(07-26-2020 10:58 AM)AntiG Wrote:  Rutgers wasn't a disaster immediately - was actually successful in their first year in the B1G due to Schiano's recruits becoming upperclassmen, which included knocking off Michigan, losing to Penn State late in the 4th off of a pick-six after a brilliant defensive job all game long, destroying Indiana, an insane comeback win against Maryland, and beating down UNC in the Quick Lane Bowl. The issue afterwards was that Schiano had left for the NFL the year before, and not only did they lose some big-time verbal commits once he left like Saquon Barkley, but those upperclassmen that had winning seasons in 2013 and 2014 started graduated while Flood struggled with recruiting as well as the academic violation he committed. Then the Ash disaster hiring afterwards, plus the armed robbery involving 5 first and second year players.

I could put together a nice paragraph like this explaining why USF has been lousy at times during the past seven seasons as well, including right now, but the bottom line is ...... lousy. Applies to Rutgers too.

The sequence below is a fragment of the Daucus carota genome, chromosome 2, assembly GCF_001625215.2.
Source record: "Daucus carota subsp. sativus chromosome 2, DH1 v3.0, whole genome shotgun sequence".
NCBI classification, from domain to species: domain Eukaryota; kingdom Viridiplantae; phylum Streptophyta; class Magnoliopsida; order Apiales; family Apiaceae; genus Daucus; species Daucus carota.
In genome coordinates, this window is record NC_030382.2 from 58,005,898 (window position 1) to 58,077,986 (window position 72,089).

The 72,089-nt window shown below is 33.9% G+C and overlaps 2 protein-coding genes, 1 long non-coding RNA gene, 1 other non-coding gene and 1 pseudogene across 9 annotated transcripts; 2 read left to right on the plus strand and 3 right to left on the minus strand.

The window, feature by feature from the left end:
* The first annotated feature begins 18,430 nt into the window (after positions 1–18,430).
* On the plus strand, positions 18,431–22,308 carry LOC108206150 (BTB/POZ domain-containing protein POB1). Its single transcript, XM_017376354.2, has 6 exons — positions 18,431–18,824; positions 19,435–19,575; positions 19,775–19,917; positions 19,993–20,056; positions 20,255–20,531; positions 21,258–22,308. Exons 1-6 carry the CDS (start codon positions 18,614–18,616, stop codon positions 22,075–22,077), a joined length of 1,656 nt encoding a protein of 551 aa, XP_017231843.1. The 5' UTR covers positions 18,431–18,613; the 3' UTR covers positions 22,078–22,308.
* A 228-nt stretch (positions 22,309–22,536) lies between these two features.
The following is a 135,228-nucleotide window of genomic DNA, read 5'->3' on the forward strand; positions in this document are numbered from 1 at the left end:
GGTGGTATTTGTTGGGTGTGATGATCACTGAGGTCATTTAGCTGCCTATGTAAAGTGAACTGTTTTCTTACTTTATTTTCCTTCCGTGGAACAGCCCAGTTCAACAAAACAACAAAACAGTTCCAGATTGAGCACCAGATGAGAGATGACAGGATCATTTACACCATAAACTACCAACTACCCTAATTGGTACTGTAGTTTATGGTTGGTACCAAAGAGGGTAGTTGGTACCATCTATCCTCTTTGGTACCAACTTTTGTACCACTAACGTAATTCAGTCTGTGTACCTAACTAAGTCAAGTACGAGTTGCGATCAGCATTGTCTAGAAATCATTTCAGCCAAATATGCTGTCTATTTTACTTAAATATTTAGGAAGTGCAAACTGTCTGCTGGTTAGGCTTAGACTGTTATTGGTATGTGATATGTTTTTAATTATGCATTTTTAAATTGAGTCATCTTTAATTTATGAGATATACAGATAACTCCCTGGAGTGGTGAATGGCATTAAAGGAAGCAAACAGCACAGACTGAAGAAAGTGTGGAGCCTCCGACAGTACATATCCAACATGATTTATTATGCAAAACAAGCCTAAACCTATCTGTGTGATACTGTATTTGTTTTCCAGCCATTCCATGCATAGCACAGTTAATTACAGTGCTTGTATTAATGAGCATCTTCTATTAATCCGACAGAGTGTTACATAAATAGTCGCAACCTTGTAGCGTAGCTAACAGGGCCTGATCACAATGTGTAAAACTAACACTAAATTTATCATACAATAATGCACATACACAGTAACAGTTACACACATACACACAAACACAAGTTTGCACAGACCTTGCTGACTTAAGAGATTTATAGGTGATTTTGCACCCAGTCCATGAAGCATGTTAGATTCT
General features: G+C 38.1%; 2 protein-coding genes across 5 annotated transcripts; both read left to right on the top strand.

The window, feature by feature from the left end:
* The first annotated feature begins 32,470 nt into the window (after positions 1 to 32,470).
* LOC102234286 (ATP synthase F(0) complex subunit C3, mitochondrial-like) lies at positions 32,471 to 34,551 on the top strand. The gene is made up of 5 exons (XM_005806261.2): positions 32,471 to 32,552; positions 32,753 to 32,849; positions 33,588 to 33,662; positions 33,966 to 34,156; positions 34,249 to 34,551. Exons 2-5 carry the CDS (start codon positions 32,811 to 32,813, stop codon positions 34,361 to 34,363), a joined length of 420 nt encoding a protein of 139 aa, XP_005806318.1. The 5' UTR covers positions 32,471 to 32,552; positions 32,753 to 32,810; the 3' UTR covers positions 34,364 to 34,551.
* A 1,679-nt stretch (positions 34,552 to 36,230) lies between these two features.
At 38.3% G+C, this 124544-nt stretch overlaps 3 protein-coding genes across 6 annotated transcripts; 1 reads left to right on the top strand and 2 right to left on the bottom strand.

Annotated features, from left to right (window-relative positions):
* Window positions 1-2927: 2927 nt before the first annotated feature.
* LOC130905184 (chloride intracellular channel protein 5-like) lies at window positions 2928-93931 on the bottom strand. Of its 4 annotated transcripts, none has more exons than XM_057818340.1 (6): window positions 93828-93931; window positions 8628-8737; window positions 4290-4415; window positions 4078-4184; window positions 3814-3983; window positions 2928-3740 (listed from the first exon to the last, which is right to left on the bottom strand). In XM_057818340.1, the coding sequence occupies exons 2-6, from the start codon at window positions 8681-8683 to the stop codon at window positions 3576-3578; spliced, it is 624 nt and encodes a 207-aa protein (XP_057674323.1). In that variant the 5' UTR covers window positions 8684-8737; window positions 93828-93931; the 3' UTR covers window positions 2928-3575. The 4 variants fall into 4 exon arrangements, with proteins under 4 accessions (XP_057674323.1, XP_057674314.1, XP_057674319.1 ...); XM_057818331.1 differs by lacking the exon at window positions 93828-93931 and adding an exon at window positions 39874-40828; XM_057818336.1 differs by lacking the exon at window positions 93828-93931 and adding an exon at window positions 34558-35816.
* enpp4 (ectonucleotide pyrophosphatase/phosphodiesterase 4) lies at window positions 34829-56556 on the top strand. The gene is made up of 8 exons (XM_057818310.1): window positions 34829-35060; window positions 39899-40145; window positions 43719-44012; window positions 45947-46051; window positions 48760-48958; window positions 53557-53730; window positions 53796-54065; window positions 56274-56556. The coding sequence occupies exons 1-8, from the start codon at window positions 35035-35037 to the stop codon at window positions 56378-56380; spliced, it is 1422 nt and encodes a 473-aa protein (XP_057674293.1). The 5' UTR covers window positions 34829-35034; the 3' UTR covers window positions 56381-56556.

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07-26-2020 11:23 AM
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Post: #56
RE: Who actually has had competitive success following realignment?
(07-23-2020 04:38 PM)Once a Knight... Wrote:  
(07-23-2020 04:25 PM)EigenEagle Wrote:  TCU and Virginia Tech found some success but haven't done much over the past few years.
TCU is a success story... But not really from a power conference. I mean if you go all the way back to SWC but there was about 16-18 yrs there outside of the power conference structure. But yes, they are one of the successful moves in their current conference. I was trying to limit the discussion to those who moved directly from one power conference to another. I left Utah off for this same reason who also has seen some competitive success.

Sent from my LM-G820 using CSNbbs mobile app

The Mountain West was as much of a P conference it’s last few years prior to realignment as AAC has been the last few years.
07-26-2020 11:27 AM
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RE: Who actually has had competitive success following realignment?
(07-26-2020 11:27 AM)fresnofanatic Wrote:  
(07-23-2020 04:38 PM)Once a Knight... Wrote:  
(07-23-2020 04:25 PM)EigenEagle Wrote:  TCU and Virginia Tech found some success but haven't done much over the past few years.
TCU is a success story... But not really from a power conference. I mean if you go all the way back to SWC but there was about 16-18 yrs there outside of the power conference structure. But yes, they are one of the successful moves in their current conference. I was trying to limit the discussion to those who moved directly from one power conference to another. I left Utah off for this same reason who also has seen some competitive success.